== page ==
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Old 10-31-22, 05:14 PM
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Originally Posted by gauvins View Post
For longish tours, it might make sense to refill a small canister (100g) nested in your pot, from a larger one stored in the depth of your pannier. There's also the legend of thru hikers scavenging canisters left at various points along the trail (I sure can recall seeing several canisters in parks having a disposal bin).
Why not just use a larger canister to begin with? Or carry a couple of canisters? Finding canisters isnít all that hard anymore, at least for bicycle touring. HellMart carries them. Iíve found them many years ago in Mena, Arkansas which really isnít a hot bed of light weight travel.
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Old 10-31-22, 05:36 PM
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The screw type valves are called Lindal valves.
If you google you can find a valve that will allow you to refill the canisters. Not always a safe idea as it is easy to overfill. I use the valve to refill used or to top up canisters. I mark each canister after I have refilled them and only refill about 3 times.
Near where I live is a National Park and at the end of a very popular multi day walk there is a visitors centre where a lot of people drop off there half empty canisters as they will be flying out of Tassie. I go there once a year and ask for used canisters. I havent bought stove fuel here in Tassie for a long time.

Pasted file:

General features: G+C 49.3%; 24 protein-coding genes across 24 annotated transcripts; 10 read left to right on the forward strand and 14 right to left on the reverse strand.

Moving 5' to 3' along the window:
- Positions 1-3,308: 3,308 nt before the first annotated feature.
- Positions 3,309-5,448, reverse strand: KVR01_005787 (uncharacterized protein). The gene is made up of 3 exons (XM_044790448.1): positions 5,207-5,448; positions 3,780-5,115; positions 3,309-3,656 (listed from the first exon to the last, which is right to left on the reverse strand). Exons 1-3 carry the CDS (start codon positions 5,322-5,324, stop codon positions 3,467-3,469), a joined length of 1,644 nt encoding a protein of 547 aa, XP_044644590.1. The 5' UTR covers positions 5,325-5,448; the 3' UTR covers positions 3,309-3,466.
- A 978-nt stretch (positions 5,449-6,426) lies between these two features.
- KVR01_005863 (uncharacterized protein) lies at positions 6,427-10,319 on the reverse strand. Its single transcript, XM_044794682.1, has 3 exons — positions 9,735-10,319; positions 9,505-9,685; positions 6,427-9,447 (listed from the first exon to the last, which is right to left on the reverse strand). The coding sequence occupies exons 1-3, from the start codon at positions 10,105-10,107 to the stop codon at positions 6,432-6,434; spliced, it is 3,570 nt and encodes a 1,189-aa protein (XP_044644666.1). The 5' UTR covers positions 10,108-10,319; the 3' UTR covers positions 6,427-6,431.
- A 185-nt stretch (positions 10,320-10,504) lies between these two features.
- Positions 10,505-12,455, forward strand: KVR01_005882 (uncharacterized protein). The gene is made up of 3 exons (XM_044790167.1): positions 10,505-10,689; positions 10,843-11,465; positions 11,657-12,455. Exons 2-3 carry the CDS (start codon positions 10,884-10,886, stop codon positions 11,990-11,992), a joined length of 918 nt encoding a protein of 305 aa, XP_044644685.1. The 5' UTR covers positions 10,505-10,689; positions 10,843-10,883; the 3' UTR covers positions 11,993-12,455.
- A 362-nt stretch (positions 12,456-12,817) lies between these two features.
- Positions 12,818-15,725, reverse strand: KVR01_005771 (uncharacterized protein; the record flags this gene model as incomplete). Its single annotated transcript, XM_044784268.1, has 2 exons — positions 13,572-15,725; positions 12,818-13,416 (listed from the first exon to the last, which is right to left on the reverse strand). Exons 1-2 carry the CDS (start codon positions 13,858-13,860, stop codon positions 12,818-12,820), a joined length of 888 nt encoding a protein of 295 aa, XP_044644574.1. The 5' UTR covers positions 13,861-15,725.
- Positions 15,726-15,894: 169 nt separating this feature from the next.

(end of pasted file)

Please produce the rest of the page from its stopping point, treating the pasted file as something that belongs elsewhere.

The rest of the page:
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Old 10-31-22, 07:41 PM
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Originally Posted by cyccommute View Post
Why not just use a larger canister to begin with? Or carry a couple of canisters?
Certainly possible. Then again, a refill valve is very small, inexpensive and adds options.
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Old 11-01-22, 05:21 AM
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Originally Posted by tcs View Post
...
Hmm. Kinda. Not contradicting what you said, but pointing out threaded canisters might actually be installed on a camp stove dozens of times (so in a different way, multiple uses). Nothing happens to the canister or the valve or the thread as the last of the gas runs out to make it non-functional in the future. Threaded canisters should be just as refillable and reusable as a 20 lb. propane tank. I'm disappointed in the threaded canister industry still in 2022 maintaining a throw-away mindset.
...
I probably should not have said single use, the manufacturers tell you they are not to be re-filled. I am sure some of that is profit motive and some liability concerns.
​​​​

Originally Posted by tcs View Post
...
This is the Camping Gaz C206 canister standard. These remain widely available in certain quarters of the world - including just across the Rio from me in Mexico. In 1996, the American company Coleman bought Camping Gaz, ended sale of pierceable cartridge stoves and discontinued the distribution of C206 pierceable canisters in the USA. For a while, one could find NOS C206 canisters at backwater retailers in the US, but it's been 26 years now. You can buy stuff from all over the world through the internet, but unsurprisingly not canisters of pressurized flammable gas. Alas, my Bleuet 206 sits canisterless on the shelf, its camping days over.
Thanks for the details on recent history. I still have one remaining puncture type canister. Several years ago I decided to use up several of mine on a two week kayak trip, but brought one home. A few years before that, someone had a garage sale and sold them to me for pennies on the dollar, she no longer had the stove.